Congressional debate goes Web 2.0 -- in protest

Republicans Webcast debate over energy bill after House shuts down for vacation

The Republicans have taken their share of lumps -- especially during the current presidential campaign -- for not embracing Web 2.0 technologies and tools as warmly as the Democrats.

But that perception may be altered sharply after Friday's mini-uprising on the floor of the US House of Representatives that saw members Twittering, streaming live video and posting video to YouTube to protest the lack of a vote on an offshore drilling bill when the traditional means of communicating with the public, such as C-Span and microphones, were shut down after the House went into adjournment for several weeks of vacation.

Rep. John Culberson (R-Tex.) posted to micro-blogging site Twitter at a little before noon Eastern on Friday that the Democratic leadership had ordered the lights shut off and the C-Span cameras turned off as the House was adjourned. However, Culberson and many other Representatives stayed to debate the energy bill and protest the lack of a vote on the measure. Culberson has pioneered using Twitter to blog during debates and votes; he has noted that he uses Twitter to shine light on the floor of the US house, which he describes as the "deepest and darkest hole in Congress."

Culberson, Rep. Pete Hoekstra (R-Mich.), Rep John Boehner (R-Ohio) and others posted updates on Twitter on the debate as it continued into the afternoon.

At 11:42am Culberson posted on Twitter: "Update: now the Democratic leadership has shut off lights of the House as GOP. Members are speaking on the floor debating how we lower gas prices."

Then at 12:50pm he noted, "We are speaking without microphones -- as though it were 1908 -- acoustics of House chamber are good and gallery and you can hear us."

At 3:30pm he posted to Twitter that "I just told the House chamber We the People can take back the Capitol with these new media tools by networking and shining sunlight everywhere."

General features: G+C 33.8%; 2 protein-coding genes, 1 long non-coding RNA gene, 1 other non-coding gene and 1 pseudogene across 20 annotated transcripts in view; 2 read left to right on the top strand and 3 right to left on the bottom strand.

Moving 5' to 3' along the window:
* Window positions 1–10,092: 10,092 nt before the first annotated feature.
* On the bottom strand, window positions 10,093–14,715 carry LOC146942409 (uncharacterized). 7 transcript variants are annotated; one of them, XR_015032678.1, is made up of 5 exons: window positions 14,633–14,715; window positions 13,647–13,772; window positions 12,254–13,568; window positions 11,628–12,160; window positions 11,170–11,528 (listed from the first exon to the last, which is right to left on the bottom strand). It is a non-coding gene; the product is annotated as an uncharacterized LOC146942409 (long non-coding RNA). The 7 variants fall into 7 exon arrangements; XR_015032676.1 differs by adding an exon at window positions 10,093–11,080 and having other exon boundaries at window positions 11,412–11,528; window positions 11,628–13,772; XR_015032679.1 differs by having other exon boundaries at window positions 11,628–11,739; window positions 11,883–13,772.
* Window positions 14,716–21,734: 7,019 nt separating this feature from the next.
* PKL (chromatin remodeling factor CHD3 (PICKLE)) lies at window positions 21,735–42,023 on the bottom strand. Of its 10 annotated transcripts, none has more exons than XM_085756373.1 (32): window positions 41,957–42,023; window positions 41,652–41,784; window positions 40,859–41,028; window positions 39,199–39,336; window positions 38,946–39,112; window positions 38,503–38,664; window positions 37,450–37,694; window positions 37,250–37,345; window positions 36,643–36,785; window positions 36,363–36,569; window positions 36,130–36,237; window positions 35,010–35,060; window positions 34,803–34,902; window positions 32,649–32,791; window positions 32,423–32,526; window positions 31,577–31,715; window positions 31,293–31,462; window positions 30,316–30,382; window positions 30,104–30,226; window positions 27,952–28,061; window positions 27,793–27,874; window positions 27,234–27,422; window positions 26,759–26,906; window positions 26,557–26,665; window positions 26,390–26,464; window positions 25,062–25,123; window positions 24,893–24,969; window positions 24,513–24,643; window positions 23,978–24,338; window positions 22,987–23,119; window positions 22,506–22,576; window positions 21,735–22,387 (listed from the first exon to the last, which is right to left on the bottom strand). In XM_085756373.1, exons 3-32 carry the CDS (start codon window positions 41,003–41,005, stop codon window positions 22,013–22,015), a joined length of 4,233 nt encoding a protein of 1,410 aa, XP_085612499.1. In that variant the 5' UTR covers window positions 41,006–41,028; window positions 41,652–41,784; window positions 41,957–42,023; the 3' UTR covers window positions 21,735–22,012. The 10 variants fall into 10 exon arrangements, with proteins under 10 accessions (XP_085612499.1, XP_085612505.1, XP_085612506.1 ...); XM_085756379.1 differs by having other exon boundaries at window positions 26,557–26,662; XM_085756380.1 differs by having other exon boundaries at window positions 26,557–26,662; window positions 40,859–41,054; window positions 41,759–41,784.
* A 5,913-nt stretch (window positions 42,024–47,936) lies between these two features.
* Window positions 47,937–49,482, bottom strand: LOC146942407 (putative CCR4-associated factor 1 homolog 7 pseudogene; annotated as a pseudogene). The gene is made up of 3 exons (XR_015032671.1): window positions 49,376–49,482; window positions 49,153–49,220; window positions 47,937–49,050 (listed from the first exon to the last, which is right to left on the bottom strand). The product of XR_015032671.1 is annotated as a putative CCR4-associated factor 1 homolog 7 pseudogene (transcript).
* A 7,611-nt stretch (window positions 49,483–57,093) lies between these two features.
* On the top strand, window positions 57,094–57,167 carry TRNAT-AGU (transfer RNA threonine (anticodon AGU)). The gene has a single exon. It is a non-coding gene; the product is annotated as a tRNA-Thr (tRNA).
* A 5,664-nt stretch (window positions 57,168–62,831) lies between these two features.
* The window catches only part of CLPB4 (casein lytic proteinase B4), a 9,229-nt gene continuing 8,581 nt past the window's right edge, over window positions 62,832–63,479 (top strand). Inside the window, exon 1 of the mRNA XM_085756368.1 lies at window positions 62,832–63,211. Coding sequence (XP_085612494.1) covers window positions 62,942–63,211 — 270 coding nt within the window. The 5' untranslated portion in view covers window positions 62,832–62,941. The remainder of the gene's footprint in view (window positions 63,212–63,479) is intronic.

Culberson also was streaming video from his phone; that footage can be seen online still. With multiple parties Twittering, those posting from the floor eventually began to tag the posts so that they could all be searched on Twitter, and so those following the action could easily retrieve relevant posts.

With Friday's events, the House members involved showed that they are learning to play by the rules of "Politics 2.0," noted Bruce Gronbeck, director of the University of Iowa's Center for Media Studies and Political Culture.

"One of the great advantages of politicking online is the ability to control delivery technologies," he said. "When the House Republicans wanted to tell citizens that the Democrats wouldn't allow a vote on their energy bill, they went after young voters with messages on such short-message systems as Twitter and Qik as well as the by-now tried-and-true YouTube. More mature voters in their base were sought out through such websites as Republican.Senate.gov and an array of conservative blogs. The scene was dramatic, with all of this action occurring after the House closed for its August recess on Friday night."

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Heather Havenstein

Computerworld
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